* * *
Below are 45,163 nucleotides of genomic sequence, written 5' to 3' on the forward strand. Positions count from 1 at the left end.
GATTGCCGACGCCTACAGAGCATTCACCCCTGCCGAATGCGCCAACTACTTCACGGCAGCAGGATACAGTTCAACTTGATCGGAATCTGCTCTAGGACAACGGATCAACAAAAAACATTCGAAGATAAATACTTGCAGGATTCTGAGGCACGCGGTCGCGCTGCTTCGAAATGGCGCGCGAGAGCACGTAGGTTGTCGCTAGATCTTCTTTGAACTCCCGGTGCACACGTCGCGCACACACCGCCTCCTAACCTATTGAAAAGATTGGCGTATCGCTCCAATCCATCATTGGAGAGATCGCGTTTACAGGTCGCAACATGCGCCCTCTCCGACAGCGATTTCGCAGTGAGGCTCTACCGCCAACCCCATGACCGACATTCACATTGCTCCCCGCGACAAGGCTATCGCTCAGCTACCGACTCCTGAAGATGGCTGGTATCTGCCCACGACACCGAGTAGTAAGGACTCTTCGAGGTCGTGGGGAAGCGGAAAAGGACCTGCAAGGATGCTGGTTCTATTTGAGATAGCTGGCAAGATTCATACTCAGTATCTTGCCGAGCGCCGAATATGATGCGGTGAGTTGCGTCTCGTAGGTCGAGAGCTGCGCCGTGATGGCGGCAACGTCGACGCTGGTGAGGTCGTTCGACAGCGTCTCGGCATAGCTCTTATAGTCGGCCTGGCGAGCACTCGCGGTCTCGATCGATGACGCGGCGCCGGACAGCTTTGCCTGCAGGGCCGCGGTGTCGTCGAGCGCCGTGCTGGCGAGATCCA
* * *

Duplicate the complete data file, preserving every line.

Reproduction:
Below are 45,163 nucleotides of genomic sequence, written 5' to 3' on the forward strand. Positions count from 1 at the left end.
GATTGCCGACGCCTACAGAGCATTCACCCCTGCCGAATGCGCCAACTACTTCACGGCAGCAGGATACAGTTCAACTTGATCGGAATCTGCTCTAGGACAACGGATCAACAAAAAACATTCGAAGATAAATACTTGCAGGATTCTGAGGCACGCGGTCGCGCTGCTTCGAAATGGCGCGCGAGAGCACGTAGGTTGTCGCTAGATCTTCTTTGAACTCCCGGTGCACACGTCGCGCACACACCGCCTCCTAACCTATTGAAAAGATTGGCGTATCGCTCCAATCCATCATTGGAGAGATCGCGTTTACAGGTCGCAACATGCGCCCTCTCCGACAGCGATTTCGCAGTGAGGCTCTACCGCCAACCCCATGACCGACATTCACATTGCTCCCCGCGACAAGGCTATCGCTCAGCTACCGACTCCTGAAGATGGCTGGTATCTGCCCACGACACCGAGTAGTAAGGACTCTTCGAGGTCGTGGGGAAGCGGAAAAGGACCTGCAAGGATGCTGGTTCTATTTGAGATAGCTGGCAAGATTCATACTCAGTATCTTGCCGAGCGCCGAATATGATGCGGTGAGTTGCGTCTCGTAGGTCGAGAGCTGCGCCGTGATGGCGGCAACGTCGACGCTGGTGAGGTCGTTCGACAGCGTCTCGGCATAGCTCTTATAGTCGGCCTGGCGAGCACTCGCGGTCTCGATCGATGACGCGGCGCCGGACAGCTTTGCCTGCAGGGCCGCGGTGTCGTCGAGCGCCGTGCTGGCGAGATCCA